Remember when saying “Wayne Brady makes Bryant Gumbel look like Malcolm X” was a joke. These days there’s been a big firestorm about the comments Gumbel made on his Real Sports program on HBO.
“Count me among those who don’t like ’em and won’t watch ’em. Try not to be incredulous when someone attempts to link these Games to those of the ancient Greeks who never heard of skating or skiing. Try not to laugh when someone says these are the world’s greatest athletes, despite a paucity of blacks that makes the Winter Games look like a GOP convention.”
He also went after some other easy targets like figure skating and judged sports. But the big news was that Gumbel pulled the “race card”. Well he’s absolutely right. And even if you don’t think its a race thing, you have to admit that the Winter Olympics are not for all socio-economic groups. Being a winter athlete requires more than just natural ability, it also requires the resources or support to pay for the training.
The nature of winter sports requiring things like ice or snow makes it more difficult for anyone to pick the sports up and practice regularly. Skiing and snowboarding require a lot of equipment and lift passes. Hockey is also a prohibitively expensive sport for kids to get into with equipment and ice time. Figure skating – damn, you must be rich – because you have to pay for ice time, private coaches, as well as things like costumes and music. I would love to see the upfront required to put Sasha Cohen on the podium. Sure it will payout in the end and the USOC tries to support all athletes regardless of their income levels. Still I am doubtful about how many of our Winter Olympic heroes work at McDonald’s or Home Depot to support their training. And its not surprising that there are fewer developing countries represented in the Winter Games than the Summer ones. Winter Games are elitist sports, period.
And how about the Olympics coverage NBC has treated us to thus far. I have probably watched the prime time coverage at least 1/2 of the days its been on. And all I can remember seeing is figure skating and snowboarding, with 5 minute spurts of speed skating or skiing. Note that figure skating and snowboarding are both judged sports – with little credibility in my mind. Figure skaters are judged for cuteness as much as their talent. And snowboarding is given to the most brainless American teenager who is willing to skip the X Games.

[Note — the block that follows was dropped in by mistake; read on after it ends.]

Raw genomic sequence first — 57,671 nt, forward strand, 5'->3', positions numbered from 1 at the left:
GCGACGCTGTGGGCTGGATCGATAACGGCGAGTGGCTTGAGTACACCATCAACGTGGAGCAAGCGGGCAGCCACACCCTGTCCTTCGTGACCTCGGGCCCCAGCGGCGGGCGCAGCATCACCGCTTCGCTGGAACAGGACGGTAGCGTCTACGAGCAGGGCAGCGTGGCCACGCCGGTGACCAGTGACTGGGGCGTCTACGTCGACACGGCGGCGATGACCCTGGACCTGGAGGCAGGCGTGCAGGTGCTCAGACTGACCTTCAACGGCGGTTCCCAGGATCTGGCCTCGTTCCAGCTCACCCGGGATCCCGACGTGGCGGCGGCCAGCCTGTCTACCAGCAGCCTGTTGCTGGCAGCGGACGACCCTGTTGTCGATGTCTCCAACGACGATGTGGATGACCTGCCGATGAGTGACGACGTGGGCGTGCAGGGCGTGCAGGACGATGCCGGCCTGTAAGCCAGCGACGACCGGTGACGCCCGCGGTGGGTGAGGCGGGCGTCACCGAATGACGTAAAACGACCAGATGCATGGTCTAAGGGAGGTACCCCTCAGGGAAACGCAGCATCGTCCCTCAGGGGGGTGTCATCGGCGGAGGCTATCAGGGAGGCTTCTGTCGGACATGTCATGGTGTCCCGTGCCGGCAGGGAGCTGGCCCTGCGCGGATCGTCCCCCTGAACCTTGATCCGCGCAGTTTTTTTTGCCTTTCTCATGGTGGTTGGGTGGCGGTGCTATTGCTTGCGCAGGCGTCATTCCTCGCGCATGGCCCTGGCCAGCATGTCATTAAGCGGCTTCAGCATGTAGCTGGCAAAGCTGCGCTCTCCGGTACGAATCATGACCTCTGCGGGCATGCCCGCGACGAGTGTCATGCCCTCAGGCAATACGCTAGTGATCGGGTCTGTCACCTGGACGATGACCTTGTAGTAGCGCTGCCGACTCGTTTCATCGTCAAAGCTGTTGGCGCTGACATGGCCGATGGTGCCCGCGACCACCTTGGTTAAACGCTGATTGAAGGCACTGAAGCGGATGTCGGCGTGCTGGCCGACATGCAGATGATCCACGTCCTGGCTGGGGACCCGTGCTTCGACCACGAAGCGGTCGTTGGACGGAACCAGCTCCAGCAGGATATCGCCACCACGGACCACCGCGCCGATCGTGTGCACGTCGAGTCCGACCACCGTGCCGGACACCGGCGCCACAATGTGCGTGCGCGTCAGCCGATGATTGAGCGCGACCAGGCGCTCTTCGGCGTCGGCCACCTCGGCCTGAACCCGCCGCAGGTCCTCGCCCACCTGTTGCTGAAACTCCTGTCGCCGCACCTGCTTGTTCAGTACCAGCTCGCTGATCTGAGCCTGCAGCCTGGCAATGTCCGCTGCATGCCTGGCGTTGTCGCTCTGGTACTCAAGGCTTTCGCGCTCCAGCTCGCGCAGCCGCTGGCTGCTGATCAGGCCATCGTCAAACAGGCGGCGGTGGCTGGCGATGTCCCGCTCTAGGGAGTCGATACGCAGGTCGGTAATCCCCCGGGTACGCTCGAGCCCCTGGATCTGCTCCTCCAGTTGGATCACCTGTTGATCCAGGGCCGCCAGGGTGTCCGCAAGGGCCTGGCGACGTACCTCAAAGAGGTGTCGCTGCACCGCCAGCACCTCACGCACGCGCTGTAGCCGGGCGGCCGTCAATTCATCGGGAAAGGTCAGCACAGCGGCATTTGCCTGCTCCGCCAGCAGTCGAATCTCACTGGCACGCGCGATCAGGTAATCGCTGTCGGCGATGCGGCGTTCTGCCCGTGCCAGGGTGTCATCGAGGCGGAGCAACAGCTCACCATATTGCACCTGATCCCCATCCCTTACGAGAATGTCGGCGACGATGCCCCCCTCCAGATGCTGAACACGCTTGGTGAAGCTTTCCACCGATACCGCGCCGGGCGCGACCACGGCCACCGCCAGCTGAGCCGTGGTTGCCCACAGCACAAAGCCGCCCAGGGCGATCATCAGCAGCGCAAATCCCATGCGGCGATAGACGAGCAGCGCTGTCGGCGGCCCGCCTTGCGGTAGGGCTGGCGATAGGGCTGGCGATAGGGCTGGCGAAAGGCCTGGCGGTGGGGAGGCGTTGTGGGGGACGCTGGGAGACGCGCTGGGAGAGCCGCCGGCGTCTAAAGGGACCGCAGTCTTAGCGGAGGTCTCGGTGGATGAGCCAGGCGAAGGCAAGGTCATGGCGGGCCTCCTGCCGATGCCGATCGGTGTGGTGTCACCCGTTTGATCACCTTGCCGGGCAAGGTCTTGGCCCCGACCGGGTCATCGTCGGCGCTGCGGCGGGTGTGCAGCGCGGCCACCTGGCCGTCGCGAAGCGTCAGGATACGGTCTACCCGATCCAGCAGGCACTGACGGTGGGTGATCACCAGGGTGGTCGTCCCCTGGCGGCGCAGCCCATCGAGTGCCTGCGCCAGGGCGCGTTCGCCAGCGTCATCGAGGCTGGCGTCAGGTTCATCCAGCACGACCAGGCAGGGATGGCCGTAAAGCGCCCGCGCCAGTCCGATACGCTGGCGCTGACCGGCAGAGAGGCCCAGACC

The most satisfying thing about this Olympics games has been Bode Miller’s failure to win at anything this games – despite the media attention. In fact nearly all the athletes featured in any pre-Games previews have blown it. It’s at least reassuring to know NBC can’t script these things – even the French judge couldn’t have made Cohen fall twice during last night’s long program. Anyway, this Winter Olympics has served as a lesson for me. The Winter Olympics is not a moment of global cooperation, but more a self-congratulatory pat on the back for the world’s elite.
Update: Patrick has made some good comments, so be sure to check them out. He’s right that the problem with the Olympics isn’t really racial. I do think that they are more of an elitist event though and not as accessible as other sports. Hopefully we’ll see this change in the years to come.
Tonight I was really struck by a story on ESPN.com about America speed skater Joey Cheek. He won a gold medal this week for winning the 500m race, but he his honored in this article for his pledge to donate his $25,000 prize to refugees in Darfur. He even put his sponsors on the spot, calling on them to double or beat his pledge. This isn’t just a guy trying to draw attention to himself through a goodwill gesture. Cheek comes from a family of volunteers; he himself works with the Special Olympics.